My good friend Cynthia presented me with a supply of Lipitor that is going to last me a long long time, sixteen months to be exact. She even gave me a tablet cutter to split the 40mg tablets into quarters since I am only taking 10mg daily.
Lipitor 40mg and a tablet cutter from Cynthia. Thanks!
Photo taken with the Samsung Galaxy S II.
Lipitor comes in dosages of 10mg, 20mg, 40mg and 80mg. The price difference between each succeeding dosage is minimal. This medicine has to be taken long-term. Buying a higher dosage and splitting it into the smaller recommended dosage makes economic sense.
Some medicine, like the Detrusitol capsules that I am taking cannot be split. Likewise other tablets that have a coating that releases the medicine slowly. However, Cynthia the pharmacist assured me that Lipitor tablets can be safely split without it losing its efficacy.
The difference in shape and size between Lipitor 40mg and 20mg.
Photo taken with the Samsung Galaxy S II.
There is a difference between the 40mg tablets that Cynthia gave me and the 20mg tablets that I recently bought from the University of Malaya Medical Centre (UMMC) Community Pharmacy. The former are round which makes splitting them into quarters easier. The latter are elongated and I had to get only the 20mg tablets to be able to split them evenly. Both tablets are manufactured for different regions.
Thank you Cynthia! My cardiovascular system thank you too!
Until two days ago, my only medicine was Detrusitol SR 4mg for a neurogenic bladder. Yesterday, on the first day of 2012, I had to add one more to my daily medication for another health problem that has cropped up. My HDL and LDL cholesterol are not at their ideal levels. There is also the family history of heart disease. My father died of congestive heart failure.
The lipid profile done on November 18, 2011 was not too positive. My HDL cholesterol was 0.97 mmol/L and LDL cholesterol was 3.09 mmol/L. The ideal ranges should be above 1.10 mmol/L and below 2.59 mmol/L for the HDL and LDL respectively. In short, I have high cholesterol!
Lipitor 10mg (atorvastatin) daily to treat my high cholesterol.
Taking into consideration the family history, the undesirable levels of both HDL and LDL cholesterol and the fact that I lead a very sedentary lifestyle, I was advised by Dr. Kumaran of the UMMC Spinal Rehab Clinic to go on atorvastatin therapy. This is to keep my cholesterol levels in check and lower the risk of heart attack and stroke later on.
I took my first dose of 10mg Lipitor (crystalline atorvastatin calcium) last night just before bed. The serious side effects of taking Lipitor include muscle problems that could lead to kidney failure, and liver problems. A blood test to check on my liver and renal functions is scheduled in February. Hopefully, Lipitor will not exacerbate my existing kidney problem. I am keeping my fingers crossed.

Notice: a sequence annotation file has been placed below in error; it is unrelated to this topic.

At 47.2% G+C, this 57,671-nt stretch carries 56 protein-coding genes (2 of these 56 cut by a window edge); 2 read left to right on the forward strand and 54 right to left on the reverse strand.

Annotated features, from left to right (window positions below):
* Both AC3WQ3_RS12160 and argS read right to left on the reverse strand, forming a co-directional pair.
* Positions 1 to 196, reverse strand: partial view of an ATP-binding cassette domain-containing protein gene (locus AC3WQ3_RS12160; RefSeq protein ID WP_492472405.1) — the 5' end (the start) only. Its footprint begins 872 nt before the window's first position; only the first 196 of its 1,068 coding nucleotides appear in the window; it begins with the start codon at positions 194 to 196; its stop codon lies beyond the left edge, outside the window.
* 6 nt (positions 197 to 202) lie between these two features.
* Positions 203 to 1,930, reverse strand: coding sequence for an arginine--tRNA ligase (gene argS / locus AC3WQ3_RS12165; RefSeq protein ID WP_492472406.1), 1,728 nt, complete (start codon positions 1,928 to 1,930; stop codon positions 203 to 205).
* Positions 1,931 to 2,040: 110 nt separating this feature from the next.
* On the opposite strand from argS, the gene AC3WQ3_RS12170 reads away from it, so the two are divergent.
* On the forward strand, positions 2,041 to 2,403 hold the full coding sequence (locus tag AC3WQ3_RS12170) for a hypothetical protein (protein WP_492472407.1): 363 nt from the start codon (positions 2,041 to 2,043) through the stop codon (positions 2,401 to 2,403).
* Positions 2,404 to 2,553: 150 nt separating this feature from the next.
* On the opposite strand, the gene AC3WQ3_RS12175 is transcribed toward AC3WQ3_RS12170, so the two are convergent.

I went for my schedule medical checkup at the University Malaya Medical Centre Spinal Rehabilitation Clinic on Wednesday. The good news is that the renal and liver profiles did not show significant changes. Serum creatinine has gone down to 272 umol/L from 291 umol/L in July 2011.
Renal profile for November 18, 2011
Sodium 139 mmol/L
Potassium 4.8 mmol/L
Chloride 105 mmol/L
Total CO2 26.0 mmol/L
Anion Gap 13 mmol/L
Urea 7.8 mmol/L
Creatinine 272 umol/L
Liver profile for November 18, 2011
Total Protein 76 g/L
Albumin 38 g/L
Globulin 37 g/L
Total Bilirubin 8 umol/L
Conjugated Bilirubin 2 umol/L
Alk Phosphatase 86 IU/L
ALT (GPT) 17 IU/L
AST (GOT) 15 IU/L
Gamma GT 12 IU/L
The cholesterol levels are not too encouraging though, especially when there is a history of heart problem in the family. My father passed away from congestive heart failure. I was advised to go on the lowest dosage of Lipitor (atorvastatin calcium) which is 10mg to keep the cholesterol levels in check.
Lipid profile for November 18, 2011
Triglyceride 1.4 mmol/L
Total cholesterol 4.7 mmol/L
HDL 0.97 mmol/L
LDL 3.09 mmol/L
The ultrasound of the kidneys, ureters and bladder report is somewhat similar although the length of the left kidney size was measured at 8.9cm this time as compared to 9.1cm in December 2010 and 6.89cm in February 2004. There is an inconsistence in the three reports, with the 2010 report being the odd one regarding size of both kidneys and the position of the cyst.
KUB Ultrasound Report for November 18, 2011
Comparisons made previous ultrasound dated 27.12.10
Both kidneys are normal in size but with increased echogenicity
The right kidney measures 9.5cm in BPL and 0.6cm in cortical thickness
The left kidney measures 8.9cm in BPL and 0.5cm in cortical thickness
There is a small cyst seen in the upper pole of the left kidney measuring 1.0cm
The bladder wall is trabeculated
Prostate is normal in size with smooth outline
Renal parenchymal disease
Left renal cyst
Trabeculated bladder secondary to neurogenic bladder
Electrocardiograph (ECG) for November 30, 2011.
Photo by Wuan with Samsung Galaxy S II.
I also had an electrocardiogram (ECG) done on the same day as the checkup. According to the doctors, the results did not show any problem which is a relief.
ECG figures for November 20, 2011
Overall, I am happy with the blood test results except for my cholesterol levels. Renal and liver profile tests will be done two months after I have started on Lipitor to check whether these organs are effected by it. A urodynamics study is also scheduled in the first quarter of next year to determine the pressure in my bladder. It was last done in 2008 at Subang Jaya Medical Centre.
Tags: atorvastatin calcium, ECG, echogenic kidney, electrocardiogram, electrocradiography, high serum creatinine, lipid profile, Lipitor, liver function test, liver profile, neurogenic bladder, PPUM, Pusat Perubatan University Malaya, renal cyst, renal function test, renal parenchymal disease, renal profile, trabeculated bladder, ultrasound, UMMC, University Malaya Medical Centre, urodynamics